brian@packet:$ sudo mount -t ext4 /dev/mapper/volume-e7bbc5cb-part1 /mnt/disk1
brian@packet:$ sudo echo '/dev/mapper/volume-e7bbc5cb-part1 /mnt/disk1 ext4 _netdev 0 0' | sudo tee -a /etc/fstab    

Compile Cloonix from the source files stored on the block storage volume:

brian@packet:$ cd /mnt/disk1/cloonix
brian@packet:$ sudo ./install_depends build
brian@packet:$ sudo apt-get install wireshark-qt
brian@packet:$ sudo ./allclean  
brian@packet:$ sudo chmod 666 /dev/kvm
brian@packet:$ ./doitall

Edit the Cloonix configuration file so that Cloonix will look for its working directories on the block storage volume:

brian@packet:$ sudo nano /usr/local/bin/cloonix/cloonix_config

Change the default directories at the top of the file to:

CLOONIX_WORK=/mnt/disk1/cloonix_data
CLOONIX_BULK=/mnt/disk1/cloonix_data/bulk

Save the file.

Now, start the saved topology 3routers:

brian@packet:$ /mnt/disk1/cloonix_data/3routers/nemo.sh

This will start up the network emulation scenario from the saved state, with all configuration changes made during the previous experiments intact.

After completing any experiments, you may save the topology again and then kill it. Remember that you must use a new name every time you save. You cannot save over an existing topology.

brian@packet:$ cloonix_cli nemo sav topo /mnt/disk1/cloonix_data/3routers-v2

Then kill the emulation:

brian@packet:$ cloonix_cli nemo kil

Example: Cisco routers on Cloonix

As I wrote earlier, I am using Packet.net so I can run network emulation scenarios that cannot run on my personal laptop computer. For example, I can now run resource-hungry commercial router images in Cloonix. Cloonixv37 adds some features to support Cisco IOS-on-Linux images.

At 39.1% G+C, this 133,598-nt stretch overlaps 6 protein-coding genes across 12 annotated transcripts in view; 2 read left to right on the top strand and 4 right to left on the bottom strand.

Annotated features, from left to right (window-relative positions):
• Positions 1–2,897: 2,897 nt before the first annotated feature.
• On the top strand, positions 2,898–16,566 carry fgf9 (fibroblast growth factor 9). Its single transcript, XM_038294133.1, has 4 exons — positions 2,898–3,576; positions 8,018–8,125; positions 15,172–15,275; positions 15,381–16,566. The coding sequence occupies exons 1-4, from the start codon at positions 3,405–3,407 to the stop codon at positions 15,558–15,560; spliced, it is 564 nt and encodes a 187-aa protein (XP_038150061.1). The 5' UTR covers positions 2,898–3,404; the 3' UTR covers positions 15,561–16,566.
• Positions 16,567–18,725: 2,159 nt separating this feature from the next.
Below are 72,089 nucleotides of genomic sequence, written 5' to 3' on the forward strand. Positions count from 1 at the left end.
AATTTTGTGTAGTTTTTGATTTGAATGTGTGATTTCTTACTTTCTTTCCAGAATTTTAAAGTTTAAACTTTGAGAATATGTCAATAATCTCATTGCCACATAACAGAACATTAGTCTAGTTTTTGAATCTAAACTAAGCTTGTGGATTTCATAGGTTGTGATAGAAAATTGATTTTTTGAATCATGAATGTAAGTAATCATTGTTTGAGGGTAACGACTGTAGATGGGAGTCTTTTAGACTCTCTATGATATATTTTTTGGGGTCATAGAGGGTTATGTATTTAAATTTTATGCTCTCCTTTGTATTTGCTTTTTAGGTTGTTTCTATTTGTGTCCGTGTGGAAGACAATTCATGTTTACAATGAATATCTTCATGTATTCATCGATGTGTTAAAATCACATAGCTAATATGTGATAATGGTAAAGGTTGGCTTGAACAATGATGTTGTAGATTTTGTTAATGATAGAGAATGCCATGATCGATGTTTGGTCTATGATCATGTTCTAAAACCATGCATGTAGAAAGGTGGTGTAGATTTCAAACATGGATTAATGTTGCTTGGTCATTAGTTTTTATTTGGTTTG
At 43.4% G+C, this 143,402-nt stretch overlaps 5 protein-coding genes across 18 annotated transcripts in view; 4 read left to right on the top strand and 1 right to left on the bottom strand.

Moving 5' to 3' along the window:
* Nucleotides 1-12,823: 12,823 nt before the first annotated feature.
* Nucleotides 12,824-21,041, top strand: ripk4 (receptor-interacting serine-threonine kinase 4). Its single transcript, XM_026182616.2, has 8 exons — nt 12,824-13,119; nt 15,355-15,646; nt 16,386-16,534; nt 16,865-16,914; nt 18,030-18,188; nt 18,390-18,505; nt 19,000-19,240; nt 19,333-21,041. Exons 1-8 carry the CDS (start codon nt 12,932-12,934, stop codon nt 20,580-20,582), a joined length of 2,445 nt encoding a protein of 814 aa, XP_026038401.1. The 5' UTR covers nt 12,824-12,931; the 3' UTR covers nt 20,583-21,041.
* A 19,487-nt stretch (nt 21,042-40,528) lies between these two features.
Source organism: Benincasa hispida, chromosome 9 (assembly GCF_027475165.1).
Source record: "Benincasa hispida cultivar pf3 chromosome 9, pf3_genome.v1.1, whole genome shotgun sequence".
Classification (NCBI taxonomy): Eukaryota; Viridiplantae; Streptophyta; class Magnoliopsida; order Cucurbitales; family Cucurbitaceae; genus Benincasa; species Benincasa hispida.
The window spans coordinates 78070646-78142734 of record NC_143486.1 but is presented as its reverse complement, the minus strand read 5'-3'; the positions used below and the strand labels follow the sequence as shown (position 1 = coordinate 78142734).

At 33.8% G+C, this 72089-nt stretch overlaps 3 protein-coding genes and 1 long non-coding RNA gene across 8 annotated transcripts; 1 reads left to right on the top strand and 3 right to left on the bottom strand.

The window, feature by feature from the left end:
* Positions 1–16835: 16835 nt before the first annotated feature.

In this example, I will run the Cloonix Cisco script that is provided with the standard Cloonix demos. I have already downloaded and saved the Cisco file system on the block storage volume.

Go to the Cisco demo folder:

brian@packet:$ cd /mnt/disk1/cloonix_demo_all/cisco

NOTE: When I ran the Cisco demo script I found an error. I corresponded with the Cloonix developers and they told me to modify script and replace “mud” with “cnf” in all occurrences. So, if the Cisco script does not work for you, check the file and make this change.

Run the Cisco script:

brian@packet:$ ./cisco.sh

After the script runs, start the Cloonix GUI to view the topology:

Brian@packet:$ cloonix_gui nemo

Cisco servers stay red in the Cloonix GUI because they do not — and cannot — have the cloonix agent installed. But they are really running and you can connect to the Cisco terminal interface by double-clicking on each Cisco router on the Cloonix GUI.

The Cisco router password is “cisco”.

Cisco routers running on Packet.net server

Now we can add Cisco routers into network emulation experiments using the Cloonix network emulator.

Using a remote Cloonix Server

We’ve accessed the Cloonix GUI using X windows because this will work with your local PC for all major operating systems: Windows, Mac, and Linux. But, if you are using a Linux PC and would like a smoother GUI experience you may install Cloonix on both your local PC and on the remote Packet server and then configure your local PC as the Cloonix GUI and the remote Packet server as the Cloonix server.

First, install Cloonix on your local Linux PC:

local@T420:$ sudo apt-get update
local@T420:$ sudo apt-get install git
local@T420:$ cd ~
local@T420:$ git clone https://github.com/clownix/cloonix.git
local@T420:$ sudo chmod 666 /dev/kvm
local@T420:$ cd ~/cloonix
local@T420:$ sudo ./install_depends build
local@T420:$ sudo apt-get install wireshark-qt   
local@T420:$ ./doitall

Edit the Cloonix configuration file on the local PC so that the Cloonix GUI can connect to the remote Cloonix server. Change the IP address of the remote nemo server.

local@T420:$ sudo nano /usr/local/bin/cloonix/cloonix_config

Change the default configuration of the nemo server to:

CLOONIX_NET: nemo {
  cloonix_ip       127.0.0.1
  cloonix_port     43211
  cloonix_passwd   nemoclown
}

Then save the file.

Now, assuming you have started the Cloonix server nemo on the remote Packet.net server, you may run the Cloonix GUI on your local machine and interact with the network topology running on the remote server.

local@T420:$ cloonix_gui nemo

Cloonix server running on remote server, Cloonix GUI running on local PC.

Above, we see the Cloonix GUI running on my local laptop computer. The Cloonix server is running on a remote Packet server.

Conclusion